memories of John Clay Street
But it's true that so many of the areas that I loved when I was growing up have been swept away. I never visit Shields without kicking myself for not taking pictures of the old streets before they were destroyed.
And I often walk down them, in my imagination.
One of my favourites was John Clay Street - there was nothing special about it, but somehow, it always seemed to have such a nice atmosphere about it.
I lived on the other side of Dean Road, so I often had to go down it if I was walking into town. Marsden Street would have been just as convenient a route, but I seldom chose it, because it was so featureless compared with its companion - maybe just two shops - whereas John Clay Street seemed so much more interesting.
Walking down from Dean Road, it began with a baker's shop on the left-hand side (lovely bread), then terraced flats with tiny little garden areas in front of them, and walls about a foot high, with the stumps of railings that had been removed during the war. Then Maxwell Hall, with windows under street level (I sometimes wondered how dark those rooms must be). I always thought Maxwell hall looked so incongruous, shoe-horned into a terrace rather than standing on its own. Then another baker's on the corner - it was my job to go and get cakes there when my family felt like a treat for tea.
Then came some waste ground, with a pillar-box on the corner (never did find out what had stood there originally), then the one and only factory in the street, Mary Harris Gowns. I often remember hearing the machines going on hot Summer afternoons, and whenever Coronation Street featured Mike Baldwin's clothing factory, I'd always think 'I bet it's about the same size operation that Mary Harris gowns was'.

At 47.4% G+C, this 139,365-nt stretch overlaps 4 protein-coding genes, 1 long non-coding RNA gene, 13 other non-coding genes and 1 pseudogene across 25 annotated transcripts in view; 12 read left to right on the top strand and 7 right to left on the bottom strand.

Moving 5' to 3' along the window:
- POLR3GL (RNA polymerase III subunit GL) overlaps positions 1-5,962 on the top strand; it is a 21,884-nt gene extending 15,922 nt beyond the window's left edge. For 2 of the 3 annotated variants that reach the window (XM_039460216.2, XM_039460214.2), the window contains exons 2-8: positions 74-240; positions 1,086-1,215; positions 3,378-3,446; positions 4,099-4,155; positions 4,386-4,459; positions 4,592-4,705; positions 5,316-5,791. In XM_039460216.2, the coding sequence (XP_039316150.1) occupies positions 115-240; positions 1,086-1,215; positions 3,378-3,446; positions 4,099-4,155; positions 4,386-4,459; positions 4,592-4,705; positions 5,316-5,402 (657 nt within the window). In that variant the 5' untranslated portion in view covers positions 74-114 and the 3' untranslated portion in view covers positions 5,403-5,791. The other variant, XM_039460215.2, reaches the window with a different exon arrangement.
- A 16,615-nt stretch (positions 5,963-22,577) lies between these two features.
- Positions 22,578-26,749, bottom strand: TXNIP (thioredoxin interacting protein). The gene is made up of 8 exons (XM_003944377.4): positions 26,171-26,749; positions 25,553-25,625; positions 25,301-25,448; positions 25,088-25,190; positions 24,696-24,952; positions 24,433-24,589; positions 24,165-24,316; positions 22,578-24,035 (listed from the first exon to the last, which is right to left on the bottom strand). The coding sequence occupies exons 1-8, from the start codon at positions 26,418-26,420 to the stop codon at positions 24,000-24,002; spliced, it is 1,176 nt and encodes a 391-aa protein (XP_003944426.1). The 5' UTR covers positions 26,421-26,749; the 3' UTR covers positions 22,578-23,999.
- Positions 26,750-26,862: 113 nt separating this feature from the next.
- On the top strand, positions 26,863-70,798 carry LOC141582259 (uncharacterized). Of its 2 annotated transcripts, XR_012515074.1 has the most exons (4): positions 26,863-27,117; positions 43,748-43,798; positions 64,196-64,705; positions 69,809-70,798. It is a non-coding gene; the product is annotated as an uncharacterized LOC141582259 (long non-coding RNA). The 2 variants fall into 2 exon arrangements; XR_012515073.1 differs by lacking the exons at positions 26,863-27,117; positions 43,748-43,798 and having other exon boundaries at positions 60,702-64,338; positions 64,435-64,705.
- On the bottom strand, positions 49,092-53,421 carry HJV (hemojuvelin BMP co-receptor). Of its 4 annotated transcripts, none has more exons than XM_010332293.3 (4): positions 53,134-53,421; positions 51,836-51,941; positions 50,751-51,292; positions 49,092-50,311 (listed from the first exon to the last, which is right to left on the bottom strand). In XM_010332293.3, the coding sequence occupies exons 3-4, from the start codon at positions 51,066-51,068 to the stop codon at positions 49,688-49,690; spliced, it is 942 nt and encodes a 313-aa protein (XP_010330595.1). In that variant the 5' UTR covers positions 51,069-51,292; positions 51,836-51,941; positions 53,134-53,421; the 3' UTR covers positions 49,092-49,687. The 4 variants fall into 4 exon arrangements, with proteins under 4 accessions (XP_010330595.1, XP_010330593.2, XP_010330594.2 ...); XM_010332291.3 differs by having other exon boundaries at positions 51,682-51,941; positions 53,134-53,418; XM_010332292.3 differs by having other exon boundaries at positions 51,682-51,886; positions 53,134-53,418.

After that, if I remember rightly, it was all shops on the right-hand side, all the way down to Chichester Road, with quite a few shops on the left as well. I think it was the quaintness of the shops that gave the street most of its odd charm. One shop on the right was a grocer's, and further down there was a chippy (best fish and chips I've ever tasted), but mostly it seemed to be little shops that sold nothing in particular - shops that made you think 'how on Earth does it manage to stay in business?' I remember one that had a shabby, fly-blown window display of toys and other odds and ends - I'd never go past it without looking in the window and wondering why anyone would ever want to go inside.
Towards the bottom, side-streets would get shorter and shorter as they had to accommodate the curve of Chichester Road - I remember Harold Street, that I'd have to visit to take money to our coal-man, which seemed to have only a dozen or so houses in it.
There was one feature about John Clay Street that I've never seen anywhere else, and that was the street lights. Instead of a bulb, each one had a set of fluorescent tubes set in a structure that looked a bit like an electric fire. The lovely pink glow they gave is one of the things I remember best of all.